Bale was on form, not at full destroyer pelt by any means but he scored and got himself into positions to add more. Unlucky on two occasions not to do so. Again the opposition wasn't the best but this is all about confidence (when isn't it?) and he looked comfortable on and off the ball and flank-swapping. A busy Bale performance, one that he needs to carry into the next game and the one after that to recapture more of that lost spark.
King was in his throne as per usual. Kaboul wore the jesters hat when in possession at times. Perhaps with a more tentative approach he can still be the long term solution when Ledley abdicates his crown. Walker and BAE impressive (the latter more so). Kyle made to work by SWP once or twice. Benny and the free-kick was a personal favourite moment. He'll score one of them some day (if Rafa ever lets him get near a dead ball again).
As for Parker (saving the best for last), excuse me for a moment whilst I finish off my lightly salted hat with side salad and a glass of smooth and youthful Catena Alta Malbec.
I didn't quite rate Scott or think he was the player we needed at Spurs. On reflection, I must have allowed myself to be corrupted with contempt based on the players former rejections to join Spurs. That and the fact he was surrounded by abject woefulness at West Ham that even Chirpy with ball at feet would look good in their midfield. He always struck me as a player with an engine but nothing spectacular or special. Under-used at Chelsea. Can’t say I took much notice when he was at Newcastle. But at Spurs? Harry 1 Doubters 0.
He might well be a short term solution in that the boy Sandro will be a beast of a player and is the future but it sets the standard of performance level required in the middle of the park from a player that has the sole duty of allowing our more creative stars to shine. Parker is something we’ve been missing for an age. Dynamic, box to box and always involved. Jenas, bless him, had the lungs but not the direction or implementation to own the responsibility he was given and graft non-stop with such comfort and confidence.
Parker is not a leader of men in the same finger to lips shut your mouth type of way van der Vaart possess. Parkers influence is to win back possession and push us forward with players around him having to be alert to match his intensity with or without the ball so that we work efficiently and effectively as a defence into attack unit. He’s a constant irritation to the opposition. Be it one of physical elegance (even if he does look akward in movement, that hair style still wins me over every time).
Technically, in terms of getting stuck in with the tackle, he’s very very good. Much like Sandro is when he cameos. The difference is Parker is at his peak and is therefore the perfect role model for our Brazilian to fully appreciate the expectations Premier League football asks for a midfielder who has to defend, win the ball back and get drive towards goal.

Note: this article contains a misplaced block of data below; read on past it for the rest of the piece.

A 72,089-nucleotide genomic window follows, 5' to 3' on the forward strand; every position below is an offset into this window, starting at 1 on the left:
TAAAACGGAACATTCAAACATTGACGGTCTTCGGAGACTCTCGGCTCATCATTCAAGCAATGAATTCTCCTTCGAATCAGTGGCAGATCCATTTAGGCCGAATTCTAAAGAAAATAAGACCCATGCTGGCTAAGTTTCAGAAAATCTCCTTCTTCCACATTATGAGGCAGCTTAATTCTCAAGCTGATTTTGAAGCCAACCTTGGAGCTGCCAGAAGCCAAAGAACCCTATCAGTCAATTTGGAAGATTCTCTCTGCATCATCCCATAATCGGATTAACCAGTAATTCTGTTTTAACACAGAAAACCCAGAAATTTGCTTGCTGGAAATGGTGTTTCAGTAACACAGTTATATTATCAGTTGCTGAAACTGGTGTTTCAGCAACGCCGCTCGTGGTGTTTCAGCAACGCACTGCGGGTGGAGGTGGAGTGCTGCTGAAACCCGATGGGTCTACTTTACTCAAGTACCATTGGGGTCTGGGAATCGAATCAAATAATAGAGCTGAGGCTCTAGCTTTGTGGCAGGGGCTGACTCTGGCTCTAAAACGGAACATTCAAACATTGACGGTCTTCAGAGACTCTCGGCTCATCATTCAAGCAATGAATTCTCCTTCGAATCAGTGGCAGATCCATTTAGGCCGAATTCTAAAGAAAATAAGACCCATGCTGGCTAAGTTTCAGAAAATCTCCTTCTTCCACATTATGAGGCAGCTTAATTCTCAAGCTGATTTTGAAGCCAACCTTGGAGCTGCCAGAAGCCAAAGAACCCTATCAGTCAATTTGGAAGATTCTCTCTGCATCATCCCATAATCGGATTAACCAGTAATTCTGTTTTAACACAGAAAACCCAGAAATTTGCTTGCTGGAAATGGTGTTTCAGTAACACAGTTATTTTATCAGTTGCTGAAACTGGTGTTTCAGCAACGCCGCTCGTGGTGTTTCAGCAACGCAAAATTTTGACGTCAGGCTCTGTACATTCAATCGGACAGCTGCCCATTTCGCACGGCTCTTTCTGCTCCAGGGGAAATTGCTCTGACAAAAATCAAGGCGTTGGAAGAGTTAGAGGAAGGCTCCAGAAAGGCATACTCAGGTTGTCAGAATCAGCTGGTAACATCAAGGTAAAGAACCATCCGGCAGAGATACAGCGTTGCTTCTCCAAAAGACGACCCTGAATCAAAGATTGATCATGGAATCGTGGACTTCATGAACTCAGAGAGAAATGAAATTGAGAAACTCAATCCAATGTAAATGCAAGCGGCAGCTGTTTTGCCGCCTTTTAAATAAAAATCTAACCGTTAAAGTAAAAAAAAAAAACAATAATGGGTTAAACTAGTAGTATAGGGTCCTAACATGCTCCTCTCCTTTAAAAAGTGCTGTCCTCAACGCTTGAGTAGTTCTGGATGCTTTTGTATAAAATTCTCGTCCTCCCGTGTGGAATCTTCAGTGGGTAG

Dave Mackay was the comparison made. Easy there fella.
Obviously Harry had to squeeze in a mention that he was after Parker all summer long (we get it mate, you rated him before we did). The Mackay comment was score-pointing for the masses, but I can guess at what he was attempting to convey with it.
Mackay was instrumental in so many ways for Spurs in both the tackle and creatively. Work ethic and ability legendary as was his leadership qualities. Broken legs, Bremner by the scruff of the neck, doubles and titles. He was a born winner, a born leader. Not just at Spurs either. The comparison is probably one aimed at how important and effective both player were/are to Tottenham’s midfield. There is no comparison really, Mackay is Top 2 material re: best Spurs player(s) ever. He was far more skilful too (dust off your old VHS copy of Terry Venables presenting a best ever Spurs eleven – there’s a wonderful story about Mackay in training that illustrates his genius) and his presence on the pitch more assertive.
They’re not alike at all if we’re honest about it, but if you take the game and the performance level that Scott produced you can appreciate Harry citing Mackay. Both players work(ed) their socks off for the good of the team. Both made impact. Both essential.
Parker was tremendous, but then he’s been so since he made his début. He functions to facilitate players that do have better ability when attacking. Where the ball goes in midfield, Scott goes and Scott only has eyes for the ball and said ball being at feet of a Lilywhite player and Scott does everything he can possibly do to make sure that's what happens.
What does Scott Parker do exactly? Everything we need him to do without complaint. What does Harry Redknapp do exactly? Quite a bit of you ignore his disassociations and soundbites and not so loveable personality. Box all that up, don't watch Sky Sports or listen to Talksport and you might just find yourself giving him a knowing nod of approval. Subtle nod though, let's not go overboard with it.
You want to talk about balance, look at the spine of the side. No need for a tap. We’ve left behind the taste of defeat inflicted on us by Manchester and we haven’t looked back since. We still await a more dominant display that sees no goal conceded and one or two more scored in our favour. Moon on a stick football is fine and dandy if you can get it at a premium but I’ll happily take the odd heart in mouth moment.
You simply feel far more alive when you get a slap in the face from reality but then dust off to knock it the f*** out.